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The Worst Industrial Accidents in U.S. History

industrial fire

From factory fires to oil well explosions, the United States has seen its fair share of major industrial disasters. Unfortunately, plenty of accidents still occur in a variety of industries, particularly construction. To understand the kinds of accidents we deal with now, it helps to take a look at history.

Fires, Floods, Explosions, and More

According to the “Deadliest Workplace Accidents” article published by PBS and the American Experience, fires are a leading case of industrial accidents. Perhaps the most famous is the Triangle Shirtwaist Factory fire, which killed 146 workers on March 25, 1911.

The Early 1900s

Long before the Triangle Shirtwaist fire (in 1860), however, a factory collapse in Lawrence, Massachusetts was the biggest industrial disaster the country had seen. It killed 145 workers and injured another 166 at the Pemberton Mill cotton goods factory. Throughout the early 1900s, several more fires, collapses, and mining accidents occurred.

In 1900, for instance, an accidental mining explosion cost 200 miners their lives in Scofield, Utah, and in 1902, a buildup of methane gas caused an explosion that killed 184 men and boys, In 1902, a boiler explosion also caused the four-story R.B. Grover shoe factory to collapse, killing 58 and injuring 150 others.

One of the strangest industrial accidents in our nation’s history is the Great Molasses Flood of 1919, which occurred when a storage tank burst at Purity Distilling Company, sending a wave of molasses through the streets of Boston at 35 miles per hour and causing 21 deaths and 150 injuries.

The Mid 1900s

Fires, floods, building collapses, and fatal explosions plagued the United States through the 1920s. In the 1930s, at least 96 construction workers lost their lives while building the Hoover Dam and 7 miners were killed in an elevator accident in Wilkes-Bar, Pennsylvania.

You might think the tragedies slowed down after this, but the Occupational Safety and Health Administration (OSHA) did not emerge until 1970. Mining, dam construction, and power plants caused countless additional injuries and deaths between 1940 and 1970.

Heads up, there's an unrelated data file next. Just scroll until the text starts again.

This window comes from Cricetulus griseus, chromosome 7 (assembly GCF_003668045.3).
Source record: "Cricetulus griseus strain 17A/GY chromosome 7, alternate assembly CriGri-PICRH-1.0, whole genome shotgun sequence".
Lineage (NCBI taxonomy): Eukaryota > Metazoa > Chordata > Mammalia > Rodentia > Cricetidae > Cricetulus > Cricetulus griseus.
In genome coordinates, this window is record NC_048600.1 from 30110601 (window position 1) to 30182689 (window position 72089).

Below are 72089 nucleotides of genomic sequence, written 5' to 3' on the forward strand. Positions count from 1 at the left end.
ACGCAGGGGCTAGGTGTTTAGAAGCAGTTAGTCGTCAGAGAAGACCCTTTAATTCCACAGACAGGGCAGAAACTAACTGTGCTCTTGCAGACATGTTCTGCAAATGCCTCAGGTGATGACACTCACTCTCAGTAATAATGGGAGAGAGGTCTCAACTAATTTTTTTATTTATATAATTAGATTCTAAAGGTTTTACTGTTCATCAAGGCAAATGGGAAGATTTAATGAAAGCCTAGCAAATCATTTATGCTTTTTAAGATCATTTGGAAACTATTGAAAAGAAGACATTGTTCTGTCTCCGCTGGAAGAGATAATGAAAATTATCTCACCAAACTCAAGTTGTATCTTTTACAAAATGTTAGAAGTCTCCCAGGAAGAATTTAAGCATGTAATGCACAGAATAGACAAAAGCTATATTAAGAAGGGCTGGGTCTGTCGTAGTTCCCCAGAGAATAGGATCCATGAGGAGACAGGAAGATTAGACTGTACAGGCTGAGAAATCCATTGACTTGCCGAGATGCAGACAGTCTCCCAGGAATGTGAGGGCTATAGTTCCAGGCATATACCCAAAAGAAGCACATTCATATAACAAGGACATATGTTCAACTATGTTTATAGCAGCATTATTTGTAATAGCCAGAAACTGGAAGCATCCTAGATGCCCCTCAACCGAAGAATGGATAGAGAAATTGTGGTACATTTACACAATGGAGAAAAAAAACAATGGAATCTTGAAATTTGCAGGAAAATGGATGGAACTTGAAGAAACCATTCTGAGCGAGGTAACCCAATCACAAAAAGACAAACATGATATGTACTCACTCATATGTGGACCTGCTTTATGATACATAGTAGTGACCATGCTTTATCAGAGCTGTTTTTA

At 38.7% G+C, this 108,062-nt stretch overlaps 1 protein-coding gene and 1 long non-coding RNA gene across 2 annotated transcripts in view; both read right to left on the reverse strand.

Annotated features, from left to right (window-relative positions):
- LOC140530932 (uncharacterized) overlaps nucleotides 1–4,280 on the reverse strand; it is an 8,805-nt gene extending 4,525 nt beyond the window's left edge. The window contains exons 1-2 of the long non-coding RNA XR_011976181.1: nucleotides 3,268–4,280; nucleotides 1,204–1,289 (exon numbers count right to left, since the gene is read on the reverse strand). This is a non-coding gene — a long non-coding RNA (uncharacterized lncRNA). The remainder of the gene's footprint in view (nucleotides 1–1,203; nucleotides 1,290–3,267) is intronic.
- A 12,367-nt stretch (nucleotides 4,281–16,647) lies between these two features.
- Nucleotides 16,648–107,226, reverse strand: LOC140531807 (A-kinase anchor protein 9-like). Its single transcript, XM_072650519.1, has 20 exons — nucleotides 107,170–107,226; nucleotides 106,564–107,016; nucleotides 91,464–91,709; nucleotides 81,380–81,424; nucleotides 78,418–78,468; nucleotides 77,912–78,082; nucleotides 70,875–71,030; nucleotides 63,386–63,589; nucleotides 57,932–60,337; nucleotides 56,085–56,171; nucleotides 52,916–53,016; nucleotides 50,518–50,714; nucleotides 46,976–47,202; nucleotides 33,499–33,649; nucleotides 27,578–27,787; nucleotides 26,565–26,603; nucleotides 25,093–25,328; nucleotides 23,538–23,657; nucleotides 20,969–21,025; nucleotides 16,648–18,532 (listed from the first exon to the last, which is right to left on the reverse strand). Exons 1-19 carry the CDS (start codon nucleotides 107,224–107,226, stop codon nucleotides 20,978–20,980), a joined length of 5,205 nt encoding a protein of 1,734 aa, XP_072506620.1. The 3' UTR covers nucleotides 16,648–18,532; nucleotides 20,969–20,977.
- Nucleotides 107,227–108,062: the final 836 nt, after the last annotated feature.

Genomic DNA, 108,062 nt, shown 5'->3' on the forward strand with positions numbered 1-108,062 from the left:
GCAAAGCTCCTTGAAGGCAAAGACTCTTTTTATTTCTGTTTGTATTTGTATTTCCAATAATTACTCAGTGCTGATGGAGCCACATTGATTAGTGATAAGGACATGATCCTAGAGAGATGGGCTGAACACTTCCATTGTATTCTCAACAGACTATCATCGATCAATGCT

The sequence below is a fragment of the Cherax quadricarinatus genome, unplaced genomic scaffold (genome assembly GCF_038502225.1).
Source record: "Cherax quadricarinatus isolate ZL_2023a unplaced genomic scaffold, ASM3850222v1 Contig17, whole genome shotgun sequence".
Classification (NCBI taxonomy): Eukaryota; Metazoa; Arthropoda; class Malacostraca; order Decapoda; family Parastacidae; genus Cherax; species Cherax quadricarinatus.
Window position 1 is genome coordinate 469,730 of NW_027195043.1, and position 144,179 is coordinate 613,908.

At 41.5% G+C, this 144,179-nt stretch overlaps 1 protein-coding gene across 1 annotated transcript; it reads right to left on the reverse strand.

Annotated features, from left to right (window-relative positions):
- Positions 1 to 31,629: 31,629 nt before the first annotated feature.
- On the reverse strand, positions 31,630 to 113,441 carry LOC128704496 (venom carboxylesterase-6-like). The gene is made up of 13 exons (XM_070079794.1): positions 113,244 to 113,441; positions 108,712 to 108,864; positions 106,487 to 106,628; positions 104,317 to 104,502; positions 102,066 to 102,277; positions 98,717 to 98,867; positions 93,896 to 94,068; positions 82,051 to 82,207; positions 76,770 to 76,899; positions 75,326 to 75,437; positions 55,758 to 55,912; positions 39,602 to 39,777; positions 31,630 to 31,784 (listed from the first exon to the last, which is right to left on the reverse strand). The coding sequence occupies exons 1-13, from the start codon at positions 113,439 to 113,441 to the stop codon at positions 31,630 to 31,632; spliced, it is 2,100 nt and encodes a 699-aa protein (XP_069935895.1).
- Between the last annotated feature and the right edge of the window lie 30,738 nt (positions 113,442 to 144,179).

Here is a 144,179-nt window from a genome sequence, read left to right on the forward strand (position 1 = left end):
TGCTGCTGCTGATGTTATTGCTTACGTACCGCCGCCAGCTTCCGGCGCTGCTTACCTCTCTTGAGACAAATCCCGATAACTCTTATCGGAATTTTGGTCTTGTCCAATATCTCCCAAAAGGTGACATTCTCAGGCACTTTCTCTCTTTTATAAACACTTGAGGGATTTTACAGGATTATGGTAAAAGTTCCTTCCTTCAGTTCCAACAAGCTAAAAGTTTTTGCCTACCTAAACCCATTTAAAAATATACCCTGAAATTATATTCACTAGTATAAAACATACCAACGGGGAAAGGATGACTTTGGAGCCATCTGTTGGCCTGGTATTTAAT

Even after OSHA began to regulate workplace safety and health, the United States saw some truly horrendous accidents. In 1972, a federal mine inspector declared a dam in Logan County, West Virginia to be “satisfactory” just 4 days before it burst. The incident released 175 million gallons of wastewater, 125 people died, and 4,000 lost their homes.

In 1978, a partially constructed cooling tower at a coal power plant in West Virginia collapsed, sending 51 men to their deaths.

In the 1980s, oil began replacing coal, and the construction and oil industries became leading sites for industrial accidents. Twenty-eight construction workers lost their lives when a partially constructed apartment in Bridgeport, Connecticut collapsed in 1987, and the very next year an oil refinery accident in Louisiana killed 7 workers and left 42 others injured.

Fortunately, industrial accidents seemed to become fewer and farther between after a string of tragedies in the late 1980s. Still, some of the largest industrial accidents happened in the 2000s.

The 2000s

On March 23, 2005, a gas explosion at a British Petroleum oil refinery caused 15 deaths, over 170 injuries, and the infamous B.P. oil spill. Mine explosions continued to take lives in 2006 and 2008, and another powerplant explosion killed 6 and injured 12 others in Middletown Connecticut in 2010. Nevertheless, the 2010 incident most people remember is the Deepwater Horizon explosion, which killed 11 workers and resulted in the worst oil spill in U.S. History.

While the PBS article ends in 2011, we know workplace disasters continue to occur. Even incidents that result in one death or injury are preventable and unacceptable.

If you have suffered a personal disaster, especially one in the construction industry, the Law Offices of Charles R. Gueli is here to help. Attorney Gueli has over 2 decades of relevant legal experience and can guide you through both the aftermath of construction accidents and the legal process.

Call Attorney Gueli 24/7 at (516) 628-6402 or contact our firm online for a free consultation.

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